I chose to read Forgiving Our Fathers and Mothers by Leslie Leyland Fields because I loved her other book: Parenting Is Your Highest Calling and 8 Other Myths That Trap Us in Worry and Guilt. I like her approach, the way she brings Bible stories to life in order to help us accurately apply their truths to our lives. I was curious to see what insights she had to share about forgiving others. I found great value in what she had to say. And, though she’s specifically writing about forgiving parents who’ve hurt or neglected their children, her wisdom is applicable to any relationship requiring forgiveness: grandparents, children, siblings, friends.
Along with Bible stories (which include Jonah, The Good Samaritan, The Prodigal Son, and Joseph), Fields shares her own journey toward forgiving her neglectful father and the experiences of other people she’s met along the way. Some learned to forgive and grew through it; others refused to forgive and suffered for that choice. Fields gently helps readers understand why. Each chapter of the book closes with an afterword by Dr. Jill Hubbard who adds her thoughts to Fields’s. Study questions help readers dig more deeply into both the text and God’s Word.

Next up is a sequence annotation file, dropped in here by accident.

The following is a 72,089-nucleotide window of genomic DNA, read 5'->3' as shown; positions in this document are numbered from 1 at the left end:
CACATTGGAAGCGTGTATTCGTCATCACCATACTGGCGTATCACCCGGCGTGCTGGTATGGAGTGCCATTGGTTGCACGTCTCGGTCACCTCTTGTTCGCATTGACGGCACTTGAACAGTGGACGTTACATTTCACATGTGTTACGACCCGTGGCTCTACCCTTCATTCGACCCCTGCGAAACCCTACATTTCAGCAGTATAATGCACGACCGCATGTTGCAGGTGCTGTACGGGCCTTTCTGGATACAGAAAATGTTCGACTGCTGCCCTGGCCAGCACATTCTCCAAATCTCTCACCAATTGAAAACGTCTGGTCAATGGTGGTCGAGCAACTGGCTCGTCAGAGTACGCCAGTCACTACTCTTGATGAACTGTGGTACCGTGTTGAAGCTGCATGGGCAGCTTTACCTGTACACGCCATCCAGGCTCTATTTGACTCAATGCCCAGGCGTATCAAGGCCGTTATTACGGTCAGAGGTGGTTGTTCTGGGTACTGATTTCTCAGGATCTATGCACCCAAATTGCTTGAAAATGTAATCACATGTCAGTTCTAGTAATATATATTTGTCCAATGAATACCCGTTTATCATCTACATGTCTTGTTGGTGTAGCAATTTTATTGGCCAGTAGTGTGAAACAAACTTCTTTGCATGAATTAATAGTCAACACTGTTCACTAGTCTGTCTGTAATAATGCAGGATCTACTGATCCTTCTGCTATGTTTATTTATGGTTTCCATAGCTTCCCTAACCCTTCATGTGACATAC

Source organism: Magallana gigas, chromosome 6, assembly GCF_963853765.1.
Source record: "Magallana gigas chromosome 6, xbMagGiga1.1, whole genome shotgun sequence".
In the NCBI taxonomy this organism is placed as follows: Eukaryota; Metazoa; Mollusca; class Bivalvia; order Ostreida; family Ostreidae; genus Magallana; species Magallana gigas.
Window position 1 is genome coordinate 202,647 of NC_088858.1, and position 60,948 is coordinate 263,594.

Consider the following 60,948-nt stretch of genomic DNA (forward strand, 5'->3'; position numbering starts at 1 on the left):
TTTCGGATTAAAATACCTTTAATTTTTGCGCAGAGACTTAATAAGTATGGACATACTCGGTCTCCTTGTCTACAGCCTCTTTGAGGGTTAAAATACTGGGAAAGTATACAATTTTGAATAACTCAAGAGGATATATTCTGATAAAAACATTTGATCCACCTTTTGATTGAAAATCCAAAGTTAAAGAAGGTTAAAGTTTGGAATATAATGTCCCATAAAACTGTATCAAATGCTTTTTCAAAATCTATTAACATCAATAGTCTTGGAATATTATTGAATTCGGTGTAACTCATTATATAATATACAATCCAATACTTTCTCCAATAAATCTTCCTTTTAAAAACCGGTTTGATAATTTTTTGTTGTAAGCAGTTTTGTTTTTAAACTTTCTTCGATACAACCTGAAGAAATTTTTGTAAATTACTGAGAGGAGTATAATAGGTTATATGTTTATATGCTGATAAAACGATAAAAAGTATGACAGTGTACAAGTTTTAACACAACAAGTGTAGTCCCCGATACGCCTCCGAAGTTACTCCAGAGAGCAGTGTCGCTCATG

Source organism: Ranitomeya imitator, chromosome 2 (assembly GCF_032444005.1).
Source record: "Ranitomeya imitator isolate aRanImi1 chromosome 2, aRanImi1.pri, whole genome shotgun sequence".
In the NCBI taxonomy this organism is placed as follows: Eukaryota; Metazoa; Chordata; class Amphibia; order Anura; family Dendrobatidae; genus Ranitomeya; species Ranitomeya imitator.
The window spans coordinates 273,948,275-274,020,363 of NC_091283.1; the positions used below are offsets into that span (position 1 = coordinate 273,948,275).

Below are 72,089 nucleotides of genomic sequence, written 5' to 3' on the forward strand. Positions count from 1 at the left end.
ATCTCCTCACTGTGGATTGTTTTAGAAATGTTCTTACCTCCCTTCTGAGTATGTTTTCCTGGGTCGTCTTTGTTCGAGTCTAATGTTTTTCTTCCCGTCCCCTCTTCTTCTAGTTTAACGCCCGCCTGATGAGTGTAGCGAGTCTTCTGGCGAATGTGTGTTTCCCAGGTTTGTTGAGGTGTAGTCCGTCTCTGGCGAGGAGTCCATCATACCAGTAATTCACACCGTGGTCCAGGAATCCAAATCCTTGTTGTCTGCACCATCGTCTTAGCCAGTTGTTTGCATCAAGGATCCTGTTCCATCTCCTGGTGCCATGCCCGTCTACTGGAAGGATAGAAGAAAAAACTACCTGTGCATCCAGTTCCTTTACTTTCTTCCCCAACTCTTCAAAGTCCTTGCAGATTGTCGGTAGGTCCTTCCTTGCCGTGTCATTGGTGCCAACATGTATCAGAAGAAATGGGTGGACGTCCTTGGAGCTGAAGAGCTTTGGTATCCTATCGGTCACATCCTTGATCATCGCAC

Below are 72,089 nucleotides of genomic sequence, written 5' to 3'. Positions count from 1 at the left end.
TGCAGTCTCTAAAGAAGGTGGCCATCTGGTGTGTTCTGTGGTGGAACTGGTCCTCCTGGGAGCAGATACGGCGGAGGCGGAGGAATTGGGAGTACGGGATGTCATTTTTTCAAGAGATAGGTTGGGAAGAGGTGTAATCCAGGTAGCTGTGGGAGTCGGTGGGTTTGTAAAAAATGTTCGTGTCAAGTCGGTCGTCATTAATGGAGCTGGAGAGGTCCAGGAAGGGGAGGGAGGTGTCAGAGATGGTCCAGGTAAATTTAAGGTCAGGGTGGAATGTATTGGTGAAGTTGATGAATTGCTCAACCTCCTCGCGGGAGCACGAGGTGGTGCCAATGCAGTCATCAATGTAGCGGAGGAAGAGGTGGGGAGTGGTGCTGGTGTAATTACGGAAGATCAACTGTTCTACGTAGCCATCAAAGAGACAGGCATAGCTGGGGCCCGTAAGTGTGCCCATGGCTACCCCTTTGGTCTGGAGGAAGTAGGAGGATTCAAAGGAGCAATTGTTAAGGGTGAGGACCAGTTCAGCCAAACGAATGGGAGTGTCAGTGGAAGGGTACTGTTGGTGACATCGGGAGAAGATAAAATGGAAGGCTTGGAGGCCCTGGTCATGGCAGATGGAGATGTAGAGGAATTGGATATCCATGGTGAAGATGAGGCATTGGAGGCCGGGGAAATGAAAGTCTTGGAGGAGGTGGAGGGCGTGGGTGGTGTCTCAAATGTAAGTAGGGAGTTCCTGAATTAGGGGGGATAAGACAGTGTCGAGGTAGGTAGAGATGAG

On page 189, Fields says, “We began this journey to ease our burdens, to set ourselves free, yet along the way we discovered even greater freedoms: the freedom to love the unlovely, to risk hurt and betrayal by others, and to forgive, seventy times seven . . . Forgiveness, in its fullest state, leads us to love . . .The more we forgive, the less offense we take from others, the less we need to forgive. We become people of peace.” If holding a grudge is keeping you from this, I recommend you read this book. I received a complimentary copy in exchange for this honest review.